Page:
Momentous last month highlights importance of succession planning
THE past month has been one of significant political exits. The UK voted to exit the EU. David Cameron exited No.10. Boris Johnson then exited the race to replace him. Nigel Farrage decided to step down from the UKIP leadership and in Northern Ireland time was called on Theresa Villiers' role as Secretary of State.
The aftermath marked significant political and economic uncertainty, fluctuating markets and the effect of Brexit on Northern Ireland is yet to be fully comprehended. Arguably much of this instability could have been avoided had robust succession planning been in place.
Many business owners put in decades of hard work building up their businesses, only to throw away some of the value and potential rewards by failing to consider their own exit plan.
So what can Northern Ireland SMEs learn from the last month, and what are the key considerations for planning a successful business exit?
Firstly, there are a number of routes to exiting or selling a business – a trade sale, management buyout, family succession and for a select few a stock listing or IPO. In order to realise the maximum value there are a number of key factors to consider in any succession plan.
:: Put in place a strong management team - this will add value and assist in the sale process, providing a new owner with continuity and could even become a potential purchaser through a management buyout, often with financial support from private equity backers;
:: Implement robust systems - nothing can derail a sales process faster than inaccurate or incomplete information. Taking time to implement robust financial, IT and operating systems will de-risk the process and add value to your business;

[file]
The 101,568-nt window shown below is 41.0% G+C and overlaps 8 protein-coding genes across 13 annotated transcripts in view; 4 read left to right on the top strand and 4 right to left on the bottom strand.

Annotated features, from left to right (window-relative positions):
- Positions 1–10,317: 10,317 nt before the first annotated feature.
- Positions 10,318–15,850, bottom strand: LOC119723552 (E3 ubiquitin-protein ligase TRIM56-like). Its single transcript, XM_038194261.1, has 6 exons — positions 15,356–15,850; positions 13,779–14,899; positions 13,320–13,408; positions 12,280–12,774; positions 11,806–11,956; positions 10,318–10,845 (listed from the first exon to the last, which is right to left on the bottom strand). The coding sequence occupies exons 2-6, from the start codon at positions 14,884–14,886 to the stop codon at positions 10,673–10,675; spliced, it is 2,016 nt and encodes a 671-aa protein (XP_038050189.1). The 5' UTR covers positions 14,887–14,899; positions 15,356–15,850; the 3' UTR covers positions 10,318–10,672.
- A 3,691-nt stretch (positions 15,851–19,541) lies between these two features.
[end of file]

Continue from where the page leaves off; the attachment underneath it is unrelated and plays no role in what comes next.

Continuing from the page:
:: Focus on improving profitability - the saying goes that sales are vanity while profits are sanity. When selling a business, a buyer will often attribute value based on profitability over sales. So focus on the business in entirety – continue to drive sales performance but keep your business lean and don't overlook cost management
:: Consider your tax position - when selling or exiting a business you could be landed with some heavy tax liabilities. It is important that you have carried out your tax planning early and properly;
:: Add value by tying down key contracts and addressing potential issues - it is worth bearing in mind that a business with a diverse customer book, and one that may have contracted revenue is an attractive proposition to a buyer. Loose ends are a turn-off so tidy up outstanding tax enquiries or employment tribunals.
Timing and obtaining sound professional advice is essential. The best reason for an exit strategy is to plan how to optimise a good situation, not to get out of a bad one. So plan early, be patient, and if we take one thing from the past month's political drama, perhaps it should be not to wait till you are in trouble to plan your exit.
:: Paul Prenter is director and head of the corporate finance advisory team at Belfast-based transaction and restructuring specialists KeenanCF